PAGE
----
This is interesting.   I have just come back from the USA where I was attending a Committee meeting of MDRT which, as most folk know, is an international organisation of financial services professionals from 72 countries, committed to professional excellence and ethical business methods.     Of all those countries represented, the UK has the highest number of IFAs, and co-incidentally the highest "persistency ratio", that is, business staying on the books.   Of course, we also have the lowest charged products anywhere on the planet, bar Australia which is similar to us.

    It seems the insurance companies, left to their own devices, enjoy the fact that, unfettered by the demand for lower-charged products which the IFAs require, they can rely on the policy-holder lapsing the average policy every 7 years enabling the company to re-sell another with a further set of high initial charges just as they used to in this country before the rise of the IFA and the demand for fairer product terms.

    The UK regulator is as we all know heavily dominated by banks and life companies who have many things on their agenda, however one of them is NOT the survival of the IFA sector which is probably the lone way by which the public stands a chance of obtaining impartial advice with, if appropriate, the sale of an appropriate product with competitive charges.  Indeed, it is not in the interests of banks and insurance companies for us to survive, so a regulator mainly dominated by such folk is to say the least, a serious worry.

    Passing on the distribution costs to IFAs with, if appropriate, a larger commission does at least enable the insurance company to predict it's distribution costs.  Usually a larger commission is simply a reflection of a volume discount, something which applies in every other area of commerce.  It rarely (if ever) is taken from the product but rather is taken from the insurance company's own retained costs.

    Lee Clarke

    Secretary, Toptrak IFA Study Group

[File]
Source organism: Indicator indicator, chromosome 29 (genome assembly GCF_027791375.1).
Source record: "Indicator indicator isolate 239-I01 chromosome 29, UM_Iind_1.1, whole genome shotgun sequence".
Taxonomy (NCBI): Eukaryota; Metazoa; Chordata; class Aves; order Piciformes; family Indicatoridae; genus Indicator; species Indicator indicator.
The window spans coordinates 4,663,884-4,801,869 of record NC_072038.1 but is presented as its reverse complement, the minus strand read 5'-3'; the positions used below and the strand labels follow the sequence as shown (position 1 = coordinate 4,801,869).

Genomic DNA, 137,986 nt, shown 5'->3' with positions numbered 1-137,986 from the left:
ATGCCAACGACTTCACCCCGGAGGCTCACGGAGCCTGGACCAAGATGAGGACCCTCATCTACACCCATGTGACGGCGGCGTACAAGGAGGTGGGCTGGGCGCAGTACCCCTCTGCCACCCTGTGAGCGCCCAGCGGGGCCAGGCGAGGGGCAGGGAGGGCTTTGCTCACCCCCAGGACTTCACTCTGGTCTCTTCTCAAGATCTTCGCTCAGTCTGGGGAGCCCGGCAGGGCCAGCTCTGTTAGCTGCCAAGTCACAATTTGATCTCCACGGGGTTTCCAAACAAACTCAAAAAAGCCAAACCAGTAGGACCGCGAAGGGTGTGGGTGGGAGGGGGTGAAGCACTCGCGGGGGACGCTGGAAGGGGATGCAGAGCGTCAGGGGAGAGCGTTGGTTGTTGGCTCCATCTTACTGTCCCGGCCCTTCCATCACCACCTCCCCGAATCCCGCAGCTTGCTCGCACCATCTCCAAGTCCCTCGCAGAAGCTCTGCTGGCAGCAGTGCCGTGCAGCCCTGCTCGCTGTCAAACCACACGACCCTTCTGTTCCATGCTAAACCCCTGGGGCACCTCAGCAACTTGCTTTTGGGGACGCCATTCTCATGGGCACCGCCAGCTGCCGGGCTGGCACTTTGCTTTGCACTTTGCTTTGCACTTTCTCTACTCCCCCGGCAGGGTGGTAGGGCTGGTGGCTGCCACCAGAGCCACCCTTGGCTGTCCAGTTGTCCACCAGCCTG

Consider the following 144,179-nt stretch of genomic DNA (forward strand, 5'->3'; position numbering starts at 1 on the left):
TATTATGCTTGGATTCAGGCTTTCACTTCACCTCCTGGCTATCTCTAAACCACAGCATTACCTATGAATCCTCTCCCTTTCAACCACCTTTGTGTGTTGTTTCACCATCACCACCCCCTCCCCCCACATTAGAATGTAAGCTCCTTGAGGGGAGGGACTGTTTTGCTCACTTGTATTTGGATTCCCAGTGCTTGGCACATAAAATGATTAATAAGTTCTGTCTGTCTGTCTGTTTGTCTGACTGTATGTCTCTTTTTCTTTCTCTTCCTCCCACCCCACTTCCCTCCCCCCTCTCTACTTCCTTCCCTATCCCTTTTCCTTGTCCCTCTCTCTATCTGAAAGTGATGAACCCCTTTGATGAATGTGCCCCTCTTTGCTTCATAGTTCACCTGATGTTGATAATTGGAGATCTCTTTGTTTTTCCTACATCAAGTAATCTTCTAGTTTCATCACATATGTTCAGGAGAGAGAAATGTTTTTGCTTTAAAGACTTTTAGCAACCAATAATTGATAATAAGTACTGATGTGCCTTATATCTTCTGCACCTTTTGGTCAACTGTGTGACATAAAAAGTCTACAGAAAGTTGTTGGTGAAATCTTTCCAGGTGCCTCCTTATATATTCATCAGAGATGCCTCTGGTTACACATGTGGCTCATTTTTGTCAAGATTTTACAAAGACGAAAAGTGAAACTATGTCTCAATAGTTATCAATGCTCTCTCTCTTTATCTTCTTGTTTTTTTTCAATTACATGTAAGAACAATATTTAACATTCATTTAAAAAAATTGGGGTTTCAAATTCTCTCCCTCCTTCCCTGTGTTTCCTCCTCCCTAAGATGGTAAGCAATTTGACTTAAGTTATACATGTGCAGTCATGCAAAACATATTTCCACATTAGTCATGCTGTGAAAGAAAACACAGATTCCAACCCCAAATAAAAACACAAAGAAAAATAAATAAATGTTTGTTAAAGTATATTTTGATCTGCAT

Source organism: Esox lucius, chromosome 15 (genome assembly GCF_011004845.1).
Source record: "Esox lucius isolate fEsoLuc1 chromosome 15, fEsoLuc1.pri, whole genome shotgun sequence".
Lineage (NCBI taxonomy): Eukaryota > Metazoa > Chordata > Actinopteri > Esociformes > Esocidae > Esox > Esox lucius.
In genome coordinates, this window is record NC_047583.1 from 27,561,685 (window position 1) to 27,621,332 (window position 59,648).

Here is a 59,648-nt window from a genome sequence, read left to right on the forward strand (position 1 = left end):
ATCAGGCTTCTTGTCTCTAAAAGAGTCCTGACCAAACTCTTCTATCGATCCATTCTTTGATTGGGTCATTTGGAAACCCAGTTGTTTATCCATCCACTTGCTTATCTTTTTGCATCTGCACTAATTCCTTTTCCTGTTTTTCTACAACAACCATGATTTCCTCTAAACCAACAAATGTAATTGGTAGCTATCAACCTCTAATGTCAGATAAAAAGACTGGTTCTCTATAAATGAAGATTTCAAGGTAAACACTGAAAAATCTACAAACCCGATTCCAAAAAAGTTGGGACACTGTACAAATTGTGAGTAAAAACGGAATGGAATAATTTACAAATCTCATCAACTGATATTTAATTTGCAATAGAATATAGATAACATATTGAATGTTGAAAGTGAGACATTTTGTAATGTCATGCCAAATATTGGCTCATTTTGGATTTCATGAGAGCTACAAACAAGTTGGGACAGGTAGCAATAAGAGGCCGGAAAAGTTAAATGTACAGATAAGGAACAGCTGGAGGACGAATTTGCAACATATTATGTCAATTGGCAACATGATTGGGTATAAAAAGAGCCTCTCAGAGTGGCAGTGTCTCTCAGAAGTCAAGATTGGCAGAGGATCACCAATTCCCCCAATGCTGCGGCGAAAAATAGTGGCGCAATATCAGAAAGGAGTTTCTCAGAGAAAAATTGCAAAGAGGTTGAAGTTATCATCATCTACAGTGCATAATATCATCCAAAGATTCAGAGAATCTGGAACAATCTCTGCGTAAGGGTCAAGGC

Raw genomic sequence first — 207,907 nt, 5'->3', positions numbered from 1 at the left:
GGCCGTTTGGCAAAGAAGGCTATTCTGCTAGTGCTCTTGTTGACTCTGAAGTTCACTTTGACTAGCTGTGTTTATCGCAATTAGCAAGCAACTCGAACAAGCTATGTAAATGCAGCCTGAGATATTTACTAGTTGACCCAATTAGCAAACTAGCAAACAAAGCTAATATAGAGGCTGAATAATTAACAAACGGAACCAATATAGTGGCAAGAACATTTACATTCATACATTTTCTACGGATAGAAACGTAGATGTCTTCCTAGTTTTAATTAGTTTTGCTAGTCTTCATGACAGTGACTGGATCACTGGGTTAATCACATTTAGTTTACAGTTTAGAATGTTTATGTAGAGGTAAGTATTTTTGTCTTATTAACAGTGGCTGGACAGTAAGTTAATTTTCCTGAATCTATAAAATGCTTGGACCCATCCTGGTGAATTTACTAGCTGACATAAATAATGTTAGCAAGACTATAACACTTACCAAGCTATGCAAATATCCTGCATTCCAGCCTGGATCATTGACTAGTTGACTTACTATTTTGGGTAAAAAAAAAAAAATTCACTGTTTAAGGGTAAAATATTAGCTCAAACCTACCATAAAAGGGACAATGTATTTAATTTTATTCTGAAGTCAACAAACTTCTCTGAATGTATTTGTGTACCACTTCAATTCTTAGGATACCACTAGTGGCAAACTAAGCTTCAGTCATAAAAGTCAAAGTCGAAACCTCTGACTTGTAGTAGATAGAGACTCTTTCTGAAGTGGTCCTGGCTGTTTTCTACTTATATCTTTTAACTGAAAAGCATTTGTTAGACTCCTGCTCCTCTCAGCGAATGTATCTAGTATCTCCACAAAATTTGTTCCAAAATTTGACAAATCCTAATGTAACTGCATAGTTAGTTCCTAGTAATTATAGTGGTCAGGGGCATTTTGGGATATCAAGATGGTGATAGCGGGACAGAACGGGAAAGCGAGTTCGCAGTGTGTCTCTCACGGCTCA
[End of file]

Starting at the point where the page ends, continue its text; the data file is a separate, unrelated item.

02920 650 662

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    ----- Original Message -----


    To: IFADU

    Cc: FSA

    Sent: Friday, January 28, 2005 10:22 AM

    Subject: FSA warns of high cost of small IFAs - Please tell me how paying more commission reduces provider costs..

    The feeding frenzy displayed by the providers in their attempts to secure distribution involves the use of massive lump sums and anti-competitive commission levels, please tell me how that reduces their distribution costs when you add the fact that they are also responsible for the compliance costs. It won't work, it really won't work here any better than it did in Oz.

    Alice in Wonderland strikes once again, when is common sense going to prevail? Or is the use of this attribute precluded under the mountain of mad regulatory rules?


    FT Adviser Home

    FSA warns of high cost of small IFAs

    PROVIDERS forced to rely on small IFAs rather than multi-tied agents could face higher distribution costs, according to the FSA.

    In the City watchdog’s Financial Risk Outlook report for 2005, the FSA claimed insurers unable to secure distribution through the new multi-tied sector in the depolarised world might face higher distribution costs.

    The 92-page report said providers who failed to secure multi-tie deals and became more reliant on a large number of small IFAs as a result were most likely to see distribution costs escalate.

    Evan Owen, director of the IFA Defence Union, said he would like to know how the FSA arrived at this assumption, given that 50 per cent of the market was made up of small IFAs.

    He criticised the regulator for only paying mere lip service to IFAs despite the size of the industry.

    Advisers were mainly covered in the final two pages of the report, which was published last week. Questions were also asked about the FSA’s failure to take into account the risks created by providers

    dropping their appointed representative distribution channels in favour of multi-ties.

    Mr Owen said it seemed illogical for providers to turn their backs on a channel where they could possibly control compliance in favour of distribution in a multi-tie market where they had no way of

    controlling compliance.

    He said: “The FSA insists that an unincorporated IFA carries liability for life and beyond.

    “Networks are one of the greatest risks to both the industry and the Financial Services Compensation Scheme.

    “Too many small IFAs have found out to their cost that reliance upon the network to do the right thing is naive in the extreme and when a network goes under it makes a mockery of the statement that

    small IFAs existing in the market will put pressure on the FSCS.

    “Once again we see the last few paragraphs of an important document being devoted to the distribution channel [IFAs] that accounts for the lion’s share of retail distribution.

    “We [IFAs] see mere lip service – not very constructive.

    “In fact it is simply another attempt to decimate a profession by stealth.

    “Is this pandering to the whims of the banks who will once again be allowed to pretend they offer a choice?”